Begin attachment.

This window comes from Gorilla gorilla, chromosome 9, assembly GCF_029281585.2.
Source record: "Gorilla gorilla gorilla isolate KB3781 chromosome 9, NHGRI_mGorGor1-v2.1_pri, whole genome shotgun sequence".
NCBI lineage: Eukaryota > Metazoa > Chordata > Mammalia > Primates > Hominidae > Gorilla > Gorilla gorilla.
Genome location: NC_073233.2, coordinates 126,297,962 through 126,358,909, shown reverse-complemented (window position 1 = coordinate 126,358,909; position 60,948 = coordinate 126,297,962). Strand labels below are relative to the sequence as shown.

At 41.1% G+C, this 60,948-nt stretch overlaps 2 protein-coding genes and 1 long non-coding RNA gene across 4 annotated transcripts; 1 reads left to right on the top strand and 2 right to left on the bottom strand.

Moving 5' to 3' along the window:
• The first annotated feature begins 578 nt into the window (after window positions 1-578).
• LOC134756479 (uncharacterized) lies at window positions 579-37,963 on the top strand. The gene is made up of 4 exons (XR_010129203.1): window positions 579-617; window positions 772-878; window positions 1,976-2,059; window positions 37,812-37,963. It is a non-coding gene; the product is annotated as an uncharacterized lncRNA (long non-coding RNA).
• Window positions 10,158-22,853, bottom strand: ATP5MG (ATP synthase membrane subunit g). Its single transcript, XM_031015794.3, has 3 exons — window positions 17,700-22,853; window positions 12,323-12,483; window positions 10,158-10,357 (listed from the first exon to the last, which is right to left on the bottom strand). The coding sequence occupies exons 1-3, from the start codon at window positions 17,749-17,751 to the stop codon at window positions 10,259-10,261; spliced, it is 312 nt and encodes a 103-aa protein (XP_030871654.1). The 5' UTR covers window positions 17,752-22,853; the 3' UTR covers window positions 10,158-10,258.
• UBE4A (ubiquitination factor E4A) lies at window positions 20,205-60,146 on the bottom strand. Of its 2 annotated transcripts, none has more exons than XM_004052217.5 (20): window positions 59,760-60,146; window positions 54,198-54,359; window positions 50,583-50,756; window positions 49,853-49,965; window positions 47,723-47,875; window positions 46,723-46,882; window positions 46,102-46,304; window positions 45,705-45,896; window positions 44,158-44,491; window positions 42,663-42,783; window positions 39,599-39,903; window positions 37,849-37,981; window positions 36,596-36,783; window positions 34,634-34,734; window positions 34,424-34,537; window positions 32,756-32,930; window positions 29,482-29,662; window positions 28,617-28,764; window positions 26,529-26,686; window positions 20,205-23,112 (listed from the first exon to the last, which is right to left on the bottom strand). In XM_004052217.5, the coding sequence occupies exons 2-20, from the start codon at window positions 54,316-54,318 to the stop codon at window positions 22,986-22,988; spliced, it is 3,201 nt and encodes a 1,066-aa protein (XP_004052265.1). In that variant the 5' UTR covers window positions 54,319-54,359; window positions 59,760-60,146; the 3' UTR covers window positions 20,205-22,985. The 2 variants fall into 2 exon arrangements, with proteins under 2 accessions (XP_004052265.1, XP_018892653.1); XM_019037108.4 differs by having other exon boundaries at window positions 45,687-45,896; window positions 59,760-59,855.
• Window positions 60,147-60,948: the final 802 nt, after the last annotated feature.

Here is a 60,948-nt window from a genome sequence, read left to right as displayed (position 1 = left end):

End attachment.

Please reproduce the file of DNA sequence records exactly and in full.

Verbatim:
This window comes from Gorilla gorilla, chromosome 9, assembly GCF_029281585.2.
Source record: "Gorilla gorilla gorilla isolate KB3781 chromosome 9, NHGRI_mGorGor1-v2.1_pri, whole genome shotgun sequence".
NCBI lineage: Eukaryota > Metazoa > Chordata > Mammalia > Primates > Hominidae > Gorilla > Gorilla gorilla.
Genome location: NC_073233.2, coordinates 126,297,962 through 126,358,909, shown reverse-complemented (window position 1 = coordinate 126,358,909; position 60,948 = coordinate 126,297,962). Strand labels below are relative to the sequence as shown.

At 41.1% G+C, this 60,948-nt stretch overlaps 2 protein-coding genes and 1 long non-coding RNA gene across 4 annotated transcripts; 1 reads left to right on the top strand and 2 right to left on the bottom strand.

Moving 5' to 3' along the window:
• The first annotated feature begins 578 nt into the window (after window positions 1-578).
• LOC134756479 (uncharacterized) lies at window positions 579-37,963 on the top strand. The gene is made up of 4 exons (XR_010129203.1): window positions 579-617; window positions 772-878; window positions 1,976-2,059; window positions 37,812-37,963. It is a non-coding gene; the product is annotated as an uncharacterized lncRNA (long non-coding RNA).
• Window positions 10,158-22,853, bottom strand: ATP5MG (ATP synthase membrane subunit g). Its single transcript, XM_031015794.3, has 3 exons — window positions 17,700-22,853; window positions 12,323-12,483; window positions 10,158-10,357 (listed from the first exon to the last, which is right to left on the bottom strand). The coding sequence occupies exons 1-3, from the start codon at window positions 17,749-17,751 to the stop codon at window positions 10,259-10,261; spliced, it is 312 nt and encodes a 103-aa protein (XP_030871654.1). The 5' UTR covers window positions 17,752-22,853; the 3' UTR covers window positions 10,158-10,258.
• UBE4A (ubiquitination factor E4A) lies at window positions 20,205-60,146 on the bottom strand. Of its 2 annotated transcripts, none has more exons than XM_004052217.5 (20): window positions 59,760-60,146; window positions 54,198-54,359; window positions 50,583-50,756; window positions 49,853-49,965; window positions 47,723-47,875; window positions 46,723-46,882; window positions 46,102-46,304; window positions 45,705-45,896; window positions 44,158-44,491; window positions 42,663-42,783; window positions 39,599-39,903; window positions 37,849-37,981; window positions 36,596-36,783; window positions 34,634-34,734; window positions 34,424-34,537; window positions 32,756-32,930; window positions 29,482-29,662; window positions 28,617-28,764; window positions 26,529-26,686; window positions 20,205-23,112 (listed from the first exon to the last, which is right to left on the bottom strand). In XM_004052217.5, the coding sequence occupies exons 2-20, from the start codon at window positions 54,316-54,318 to the stop codon at window positions 22,986-22,988; spliced, it is 3,201 nt and encodes a 1,066-aa protein (XP_004052265.1). In that variant the 5' UTR covers window positions 54,319-54,359; window positions 59,760-60,146; the 3' UTR covers window positions 20,205-22,985. The 2 variants fall into 2 exon arrangements, with proteins under 2 accessions (XP_004052265.1, XP_018892653.1); XM_019037108.4 differs by having other exon boundaries at window positions 45,687-45,896; window positions 59,760-59,855.
• Window positions 60,147-60,948: the final 802 nt, after the last annotated feature.

Here is a 60,948-nt window from a genome sequence, read left to right as displayed (position 1 = left end):